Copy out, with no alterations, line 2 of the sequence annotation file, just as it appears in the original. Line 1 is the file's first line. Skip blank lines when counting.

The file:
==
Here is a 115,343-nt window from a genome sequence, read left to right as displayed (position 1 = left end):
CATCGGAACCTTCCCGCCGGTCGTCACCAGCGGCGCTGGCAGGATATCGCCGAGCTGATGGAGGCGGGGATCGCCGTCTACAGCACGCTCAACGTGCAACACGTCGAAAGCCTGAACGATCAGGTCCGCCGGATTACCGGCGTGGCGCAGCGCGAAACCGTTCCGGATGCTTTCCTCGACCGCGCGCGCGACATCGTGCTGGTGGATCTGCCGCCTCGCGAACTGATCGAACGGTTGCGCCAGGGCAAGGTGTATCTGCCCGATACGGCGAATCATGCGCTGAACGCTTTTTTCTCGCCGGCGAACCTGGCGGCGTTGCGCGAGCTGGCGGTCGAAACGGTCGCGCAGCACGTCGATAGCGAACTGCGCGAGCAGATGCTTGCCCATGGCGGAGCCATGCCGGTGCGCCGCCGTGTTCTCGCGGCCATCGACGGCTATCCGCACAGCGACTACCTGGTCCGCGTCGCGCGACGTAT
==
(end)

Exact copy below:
CATCGGAACCTTCCCGCCGGTCGTCACCAGCGGCGCTGGCAGGATATCGCCGAGCTGATGGAGGCGGGGATCGCCGTCTACAGCACGCTCAACGTGCAACACGTCGAAAGCCTGAACGATCAGGTCCGCCGGATTACCGGCGTGGCGCAGCGCGAAACCGTTCCGGATGCTTTCCTCGACCGCGCGCGCGACATCGTGCTGGTGGATCTGCCGCCTCGCGAACTGATCGAACGGTTGCGCCAGGGCAAGGTGTATCTGCCCGATACGGCGAATCATGCGCTGAACGCTTTTTTCTCGCCGGCGAACCTGGCGGCGTTGCGCGAGCTGGCGGTCGAAACGGTCGCGCAGCACGTCGATAGCGAACTGCGCGAGCAGATGCTTGCCCATGGCGGAGCCATGCCGGTGCGCCGCCGTGTTCTCGCGGCCATCGACGGCTATCCGCACAGCGACTACCTGGTCCGCGTCGCGCGACGTAT